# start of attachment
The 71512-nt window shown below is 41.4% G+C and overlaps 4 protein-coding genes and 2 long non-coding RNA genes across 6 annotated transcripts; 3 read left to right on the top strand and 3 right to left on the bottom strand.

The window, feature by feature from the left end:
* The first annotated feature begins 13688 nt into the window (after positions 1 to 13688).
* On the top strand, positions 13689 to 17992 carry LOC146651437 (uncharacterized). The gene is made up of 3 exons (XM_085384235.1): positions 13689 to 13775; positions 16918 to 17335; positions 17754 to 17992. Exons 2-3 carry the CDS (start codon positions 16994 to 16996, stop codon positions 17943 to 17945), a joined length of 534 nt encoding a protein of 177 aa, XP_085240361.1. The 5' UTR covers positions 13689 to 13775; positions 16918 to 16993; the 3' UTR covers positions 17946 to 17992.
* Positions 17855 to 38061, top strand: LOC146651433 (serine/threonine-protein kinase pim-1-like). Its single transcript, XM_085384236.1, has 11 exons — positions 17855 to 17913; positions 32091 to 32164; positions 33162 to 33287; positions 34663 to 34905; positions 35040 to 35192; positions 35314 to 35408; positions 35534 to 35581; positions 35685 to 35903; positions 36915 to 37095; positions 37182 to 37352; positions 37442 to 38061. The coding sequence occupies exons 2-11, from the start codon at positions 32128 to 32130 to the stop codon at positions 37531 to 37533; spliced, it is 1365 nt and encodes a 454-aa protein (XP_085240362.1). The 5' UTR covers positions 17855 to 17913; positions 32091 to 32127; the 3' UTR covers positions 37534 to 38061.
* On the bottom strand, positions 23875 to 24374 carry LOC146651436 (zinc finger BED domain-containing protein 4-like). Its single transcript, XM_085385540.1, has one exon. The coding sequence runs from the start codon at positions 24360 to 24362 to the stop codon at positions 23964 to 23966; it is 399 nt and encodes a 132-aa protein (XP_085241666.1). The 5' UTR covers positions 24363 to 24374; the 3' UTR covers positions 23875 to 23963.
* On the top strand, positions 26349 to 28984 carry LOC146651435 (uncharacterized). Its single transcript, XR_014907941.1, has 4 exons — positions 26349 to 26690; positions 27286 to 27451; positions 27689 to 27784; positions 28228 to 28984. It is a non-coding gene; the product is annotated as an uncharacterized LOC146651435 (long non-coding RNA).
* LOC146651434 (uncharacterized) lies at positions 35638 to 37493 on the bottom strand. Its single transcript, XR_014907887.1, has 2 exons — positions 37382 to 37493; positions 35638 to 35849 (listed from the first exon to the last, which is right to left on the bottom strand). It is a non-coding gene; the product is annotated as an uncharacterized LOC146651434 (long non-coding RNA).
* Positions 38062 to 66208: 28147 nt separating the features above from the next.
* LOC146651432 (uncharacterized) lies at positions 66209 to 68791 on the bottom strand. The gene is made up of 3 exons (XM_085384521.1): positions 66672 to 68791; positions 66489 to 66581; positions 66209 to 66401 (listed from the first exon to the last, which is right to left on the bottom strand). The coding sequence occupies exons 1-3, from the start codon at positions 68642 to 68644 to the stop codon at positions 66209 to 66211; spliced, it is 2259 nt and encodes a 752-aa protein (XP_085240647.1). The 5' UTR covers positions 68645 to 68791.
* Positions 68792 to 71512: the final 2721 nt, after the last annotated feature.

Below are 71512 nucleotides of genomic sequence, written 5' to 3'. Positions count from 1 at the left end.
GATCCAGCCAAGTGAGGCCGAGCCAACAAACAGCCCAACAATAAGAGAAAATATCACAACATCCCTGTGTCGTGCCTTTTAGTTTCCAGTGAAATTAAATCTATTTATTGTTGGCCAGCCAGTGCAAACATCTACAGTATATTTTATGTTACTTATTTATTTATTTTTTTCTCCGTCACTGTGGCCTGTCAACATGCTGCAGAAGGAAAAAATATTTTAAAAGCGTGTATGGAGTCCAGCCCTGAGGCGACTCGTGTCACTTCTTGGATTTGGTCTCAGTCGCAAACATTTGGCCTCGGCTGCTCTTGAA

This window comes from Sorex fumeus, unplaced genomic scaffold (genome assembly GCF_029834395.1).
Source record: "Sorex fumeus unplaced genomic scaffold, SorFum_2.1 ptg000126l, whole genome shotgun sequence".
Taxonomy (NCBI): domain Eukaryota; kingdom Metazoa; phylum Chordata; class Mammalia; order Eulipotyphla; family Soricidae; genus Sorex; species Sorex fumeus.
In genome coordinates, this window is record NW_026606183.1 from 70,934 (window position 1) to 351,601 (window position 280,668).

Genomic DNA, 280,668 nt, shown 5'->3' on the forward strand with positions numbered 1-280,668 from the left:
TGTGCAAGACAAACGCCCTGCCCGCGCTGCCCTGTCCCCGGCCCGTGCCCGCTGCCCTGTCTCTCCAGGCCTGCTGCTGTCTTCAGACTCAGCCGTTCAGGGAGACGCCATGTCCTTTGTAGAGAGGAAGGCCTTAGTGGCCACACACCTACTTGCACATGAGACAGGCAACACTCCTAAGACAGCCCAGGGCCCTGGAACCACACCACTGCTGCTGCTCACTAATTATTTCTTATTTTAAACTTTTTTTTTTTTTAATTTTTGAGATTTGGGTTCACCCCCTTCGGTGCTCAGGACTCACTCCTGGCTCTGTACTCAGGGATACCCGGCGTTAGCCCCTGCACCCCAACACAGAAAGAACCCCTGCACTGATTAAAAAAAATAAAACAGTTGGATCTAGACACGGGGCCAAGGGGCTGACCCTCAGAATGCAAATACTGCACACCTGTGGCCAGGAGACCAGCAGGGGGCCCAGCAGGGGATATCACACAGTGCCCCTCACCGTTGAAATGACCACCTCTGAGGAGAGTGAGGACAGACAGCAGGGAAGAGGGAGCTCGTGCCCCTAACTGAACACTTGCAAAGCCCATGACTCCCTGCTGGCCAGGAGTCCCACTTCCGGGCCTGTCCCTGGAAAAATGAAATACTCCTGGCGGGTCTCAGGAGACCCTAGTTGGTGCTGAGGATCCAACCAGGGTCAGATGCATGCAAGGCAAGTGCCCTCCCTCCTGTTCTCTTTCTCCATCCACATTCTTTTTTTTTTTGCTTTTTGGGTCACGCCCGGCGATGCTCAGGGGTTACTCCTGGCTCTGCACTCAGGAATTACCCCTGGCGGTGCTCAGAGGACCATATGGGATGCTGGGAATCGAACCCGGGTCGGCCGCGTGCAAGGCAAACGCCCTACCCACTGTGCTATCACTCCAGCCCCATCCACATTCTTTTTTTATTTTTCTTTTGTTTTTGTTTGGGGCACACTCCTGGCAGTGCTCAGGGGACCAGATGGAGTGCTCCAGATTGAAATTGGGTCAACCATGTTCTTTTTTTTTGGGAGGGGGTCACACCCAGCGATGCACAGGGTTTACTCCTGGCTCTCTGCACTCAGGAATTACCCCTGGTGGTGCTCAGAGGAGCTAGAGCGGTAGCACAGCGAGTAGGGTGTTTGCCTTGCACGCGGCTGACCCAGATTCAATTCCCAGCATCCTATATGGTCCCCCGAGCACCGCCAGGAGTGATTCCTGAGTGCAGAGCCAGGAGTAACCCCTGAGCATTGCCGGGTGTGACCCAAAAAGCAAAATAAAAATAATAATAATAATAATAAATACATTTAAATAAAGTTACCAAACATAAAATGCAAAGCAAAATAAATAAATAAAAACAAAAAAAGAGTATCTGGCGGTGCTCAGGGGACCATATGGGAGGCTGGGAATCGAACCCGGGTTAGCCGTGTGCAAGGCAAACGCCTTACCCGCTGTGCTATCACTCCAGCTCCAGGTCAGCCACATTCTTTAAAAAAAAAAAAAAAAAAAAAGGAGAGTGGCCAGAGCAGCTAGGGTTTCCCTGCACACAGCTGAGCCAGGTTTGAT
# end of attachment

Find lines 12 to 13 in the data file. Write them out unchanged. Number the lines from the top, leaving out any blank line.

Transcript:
Below are 71512 nucleotides of genomic sequence, written 5' to 3'. Positions count from 1 at the left end.
GATCCAGCCAAGTGAGGCCGAGCCAACAAACAGCCCAACAATAAGAGAAAATATCACAACATCCCTGTGTCGTGCCTTTTAGTTTCCAGTGAAATTAAATCTATTTATTGTTGGCCAGCCAGTGCAAACATCTACAGTATATTTTATGTTACTTATTTATTTATTTTTTTCTCCGTCACTGTGGCCTGTCAACATGCTGCAGAAGGAAAAAATATTTTAAAAGCGTGTATGGAGTCCAGCCCTGAGGCGACTCGTGTCACTTCTTGGATTTGGTCTCAGTCGCAAACATTTGGCCTCGGCTGCTCTTGAA